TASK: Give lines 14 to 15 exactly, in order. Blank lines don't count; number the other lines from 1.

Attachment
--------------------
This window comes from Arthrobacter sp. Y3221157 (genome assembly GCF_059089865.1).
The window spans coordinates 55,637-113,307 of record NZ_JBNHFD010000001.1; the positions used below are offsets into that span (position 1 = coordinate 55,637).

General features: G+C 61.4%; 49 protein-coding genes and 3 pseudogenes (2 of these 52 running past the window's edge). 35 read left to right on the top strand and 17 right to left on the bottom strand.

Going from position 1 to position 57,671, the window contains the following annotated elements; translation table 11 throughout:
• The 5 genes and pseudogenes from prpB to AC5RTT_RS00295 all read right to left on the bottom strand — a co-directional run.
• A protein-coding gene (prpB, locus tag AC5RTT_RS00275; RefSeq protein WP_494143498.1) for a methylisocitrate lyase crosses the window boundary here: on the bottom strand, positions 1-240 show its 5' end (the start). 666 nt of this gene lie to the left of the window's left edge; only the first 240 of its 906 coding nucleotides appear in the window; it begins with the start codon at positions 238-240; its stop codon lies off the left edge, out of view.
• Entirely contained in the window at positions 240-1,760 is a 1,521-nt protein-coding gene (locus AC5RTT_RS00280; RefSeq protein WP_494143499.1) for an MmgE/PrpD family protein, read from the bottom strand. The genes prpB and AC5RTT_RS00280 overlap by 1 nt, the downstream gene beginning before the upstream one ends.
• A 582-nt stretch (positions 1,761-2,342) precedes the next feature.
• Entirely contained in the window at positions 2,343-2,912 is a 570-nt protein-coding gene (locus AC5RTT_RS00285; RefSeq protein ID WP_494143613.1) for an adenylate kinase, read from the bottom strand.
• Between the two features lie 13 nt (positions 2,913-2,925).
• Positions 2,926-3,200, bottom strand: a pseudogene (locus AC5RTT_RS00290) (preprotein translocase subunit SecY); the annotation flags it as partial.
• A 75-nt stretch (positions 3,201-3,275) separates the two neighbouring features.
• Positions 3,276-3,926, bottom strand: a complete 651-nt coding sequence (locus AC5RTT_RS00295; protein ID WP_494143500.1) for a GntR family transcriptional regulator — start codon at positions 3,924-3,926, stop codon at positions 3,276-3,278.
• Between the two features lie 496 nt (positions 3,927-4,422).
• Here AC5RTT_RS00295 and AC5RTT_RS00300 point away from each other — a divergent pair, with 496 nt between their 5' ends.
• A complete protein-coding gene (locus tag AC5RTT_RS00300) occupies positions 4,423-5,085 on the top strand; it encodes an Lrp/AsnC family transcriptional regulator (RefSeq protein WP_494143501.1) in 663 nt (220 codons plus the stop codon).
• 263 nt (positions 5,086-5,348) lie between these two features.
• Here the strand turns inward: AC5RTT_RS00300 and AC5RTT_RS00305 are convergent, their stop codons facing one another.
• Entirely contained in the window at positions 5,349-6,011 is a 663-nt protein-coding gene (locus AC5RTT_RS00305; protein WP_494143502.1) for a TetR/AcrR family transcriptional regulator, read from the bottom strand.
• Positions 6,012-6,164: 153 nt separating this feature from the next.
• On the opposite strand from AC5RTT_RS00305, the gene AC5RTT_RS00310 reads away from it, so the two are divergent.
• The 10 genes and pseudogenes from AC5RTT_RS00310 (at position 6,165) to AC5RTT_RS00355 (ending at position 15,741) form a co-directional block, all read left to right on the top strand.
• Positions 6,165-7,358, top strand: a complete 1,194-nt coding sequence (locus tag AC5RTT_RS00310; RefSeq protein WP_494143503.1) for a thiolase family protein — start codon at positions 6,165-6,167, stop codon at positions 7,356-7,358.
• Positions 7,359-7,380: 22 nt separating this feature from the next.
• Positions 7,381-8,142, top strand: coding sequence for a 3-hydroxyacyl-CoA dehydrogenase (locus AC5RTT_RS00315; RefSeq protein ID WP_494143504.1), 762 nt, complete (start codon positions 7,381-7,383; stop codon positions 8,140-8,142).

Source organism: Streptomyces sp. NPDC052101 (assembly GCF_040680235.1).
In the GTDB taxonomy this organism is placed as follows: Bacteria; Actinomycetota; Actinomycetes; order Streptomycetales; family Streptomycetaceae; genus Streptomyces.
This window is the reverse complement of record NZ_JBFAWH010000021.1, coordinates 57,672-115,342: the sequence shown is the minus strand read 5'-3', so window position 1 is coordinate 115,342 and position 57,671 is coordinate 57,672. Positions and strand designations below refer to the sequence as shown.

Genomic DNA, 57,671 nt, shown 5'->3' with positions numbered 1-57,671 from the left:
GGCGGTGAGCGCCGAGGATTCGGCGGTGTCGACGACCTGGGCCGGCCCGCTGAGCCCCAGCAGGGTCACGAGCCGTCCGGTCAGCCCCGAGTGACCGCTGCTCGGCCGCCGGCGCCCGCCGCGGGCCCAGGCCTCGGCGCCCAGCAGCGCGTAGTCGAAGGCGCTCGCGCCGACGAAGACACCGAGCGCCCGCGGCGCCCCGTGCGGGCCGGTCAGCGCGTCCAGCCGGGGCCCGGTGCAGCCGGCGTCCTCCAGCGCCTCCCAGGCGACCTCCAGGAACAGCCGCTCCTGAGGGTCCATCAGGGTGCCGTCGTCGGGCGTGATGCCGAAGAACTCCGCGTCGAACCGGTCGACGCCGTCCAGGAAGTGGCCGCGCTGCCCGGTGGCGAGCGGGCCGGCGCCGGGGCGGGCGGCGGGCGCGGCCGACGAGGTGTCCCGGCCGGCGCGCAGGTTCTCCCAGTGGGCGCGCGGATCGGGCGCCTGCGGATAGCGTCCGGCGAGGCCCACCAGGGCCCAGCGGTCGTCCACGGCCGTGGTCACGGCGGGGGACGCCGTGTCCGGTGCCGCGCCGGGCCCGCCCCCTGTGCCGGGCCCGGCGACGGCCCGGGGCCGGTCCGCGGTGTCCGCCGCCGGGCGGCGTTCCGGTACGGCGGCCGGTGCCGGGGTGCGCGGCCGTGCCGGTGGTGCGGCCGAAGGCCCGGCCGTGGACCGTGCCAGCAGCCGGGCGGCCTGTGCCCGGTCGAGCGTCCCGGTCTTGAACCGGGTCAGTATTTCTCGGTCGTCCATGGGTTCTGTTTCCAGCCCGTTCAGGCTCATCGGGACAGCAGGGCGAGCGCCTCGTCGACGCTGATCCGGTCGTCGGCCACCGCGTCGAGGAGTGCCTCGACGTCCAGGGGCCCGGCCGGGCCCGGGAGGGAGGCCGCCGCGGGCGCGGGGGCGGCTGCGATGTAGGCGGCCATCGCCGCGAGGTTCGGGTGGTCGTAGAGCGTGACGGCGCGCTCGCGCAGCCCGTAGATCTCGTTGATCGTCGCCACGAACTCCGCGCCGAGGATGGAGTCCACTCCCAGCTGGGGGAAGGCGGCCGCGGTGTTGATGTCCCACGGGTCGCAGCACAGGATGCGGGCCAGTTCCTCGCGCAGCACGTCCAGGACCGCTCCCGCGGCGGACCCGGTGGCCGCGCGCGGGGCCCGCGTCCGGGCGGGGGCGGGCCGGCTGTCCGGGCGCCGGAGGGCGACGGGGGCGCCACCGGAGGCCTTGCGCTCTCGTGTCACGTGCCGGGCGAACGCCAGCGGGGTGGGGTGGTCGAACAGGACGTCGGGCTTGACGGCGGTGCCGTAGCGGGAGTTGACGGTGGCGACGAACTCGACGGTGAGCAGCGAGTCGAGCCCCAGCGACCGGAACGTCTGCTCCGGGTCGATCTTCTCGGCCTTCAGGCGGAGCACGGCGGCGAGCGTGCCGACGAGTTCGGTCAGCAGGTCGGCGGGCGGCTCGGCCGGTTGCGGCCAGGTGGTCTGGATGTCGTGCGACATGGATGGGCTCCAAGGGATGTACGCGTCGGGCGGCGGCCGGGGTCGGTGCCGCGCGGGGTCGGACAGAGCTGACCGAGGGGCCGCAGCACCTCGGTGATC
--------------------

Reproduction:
• Between the two features lie 496 nt (positions 3,927-4,422).
• Here AC5RTT_RS00295 and AC5RTT_RS00300 point away from each other — a divergent pair, with 496 nt between their 5' ends.